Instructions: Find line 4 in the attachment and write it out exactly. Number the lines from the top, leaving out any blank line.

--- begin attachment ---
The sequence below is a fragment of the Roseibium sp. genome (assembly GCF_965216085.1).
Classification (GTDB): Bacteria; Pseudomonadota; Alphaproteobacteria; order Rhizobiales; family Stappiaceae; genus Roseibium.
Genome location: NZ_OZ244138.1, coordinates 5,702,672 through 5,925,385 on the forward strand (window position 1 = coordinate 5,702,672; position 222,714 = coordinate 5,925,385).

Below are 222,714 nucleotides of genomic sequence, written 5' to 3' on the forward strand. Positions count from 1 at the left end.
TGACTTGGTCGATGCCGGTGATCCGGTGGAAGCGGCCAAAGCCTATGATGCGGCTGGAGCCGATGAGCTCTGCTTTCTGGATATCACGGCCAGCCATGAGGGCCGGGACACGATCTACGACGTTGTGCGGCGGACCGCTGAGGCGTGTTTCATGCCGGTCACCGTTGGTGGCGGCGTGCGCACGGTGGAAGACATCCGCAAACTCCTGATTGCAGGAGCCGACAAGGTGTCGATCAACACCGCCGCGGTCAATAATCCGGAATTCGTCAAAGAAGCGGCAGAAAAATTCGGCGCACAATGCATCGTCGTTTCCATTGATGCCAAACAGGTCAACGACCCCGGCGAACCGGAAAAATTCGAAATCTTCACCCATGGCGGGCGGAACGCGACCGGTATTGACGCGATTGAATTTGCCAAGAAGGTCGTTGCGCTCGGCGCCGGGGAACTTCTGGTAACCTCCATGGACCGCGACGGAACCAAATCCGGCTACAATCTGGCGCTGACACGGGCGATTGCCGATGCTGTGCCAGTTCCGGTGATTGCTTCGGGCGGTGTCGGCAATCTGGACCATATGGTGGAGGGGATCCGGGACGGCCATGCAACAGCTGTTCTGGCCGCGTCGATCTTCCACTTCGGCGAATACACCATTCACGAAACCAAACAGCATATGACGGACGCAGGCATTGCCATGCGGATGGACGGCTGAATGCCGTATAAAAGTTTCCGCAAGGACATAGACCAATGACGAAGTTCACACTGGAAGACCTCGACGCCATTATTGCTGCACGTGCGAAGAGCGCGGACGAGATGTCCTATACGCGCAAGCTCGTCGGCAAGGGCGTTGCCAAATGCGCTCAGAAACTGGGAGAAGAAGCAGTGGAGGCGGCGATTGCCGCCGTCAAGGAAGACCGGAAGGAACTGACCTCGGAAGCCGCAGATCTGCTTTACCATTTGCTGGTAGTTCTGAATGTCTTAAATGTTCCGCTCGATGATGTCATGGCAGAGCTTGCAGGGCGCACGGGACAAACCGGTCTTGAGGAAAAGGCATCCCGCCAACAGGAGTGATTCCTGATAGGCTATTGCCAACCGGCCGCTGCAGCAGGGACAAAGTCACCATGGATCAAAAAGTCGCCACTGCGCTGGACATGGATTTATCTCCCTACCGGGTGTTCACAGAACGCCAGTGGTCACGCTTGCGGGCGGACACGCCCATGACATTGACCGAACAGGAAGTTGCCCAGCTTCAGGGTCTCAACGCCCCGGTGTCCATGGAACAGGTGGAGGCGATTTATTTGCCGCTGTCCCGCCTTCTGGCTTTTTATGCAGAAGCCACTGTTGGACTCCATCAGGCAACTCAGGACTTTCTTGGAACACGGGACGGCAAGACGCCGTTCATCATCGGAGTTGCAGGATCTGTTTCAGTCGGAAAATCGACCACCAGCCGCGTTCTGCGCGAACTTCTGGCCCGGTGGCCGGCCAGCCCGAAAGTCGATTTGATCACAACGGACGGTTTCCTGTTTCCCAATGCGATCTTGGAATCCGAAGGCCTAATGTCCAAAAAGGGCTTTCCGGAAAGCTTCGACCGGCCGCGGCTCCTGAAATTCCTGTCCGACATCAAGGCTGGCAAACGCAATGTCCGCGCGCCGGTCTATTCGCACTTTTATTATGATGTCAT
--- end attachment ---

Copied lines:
Below are 222,714 nucleotides of genomic sequence, written 5' to 3' on the forward strand. Positions count from 1 at the left end.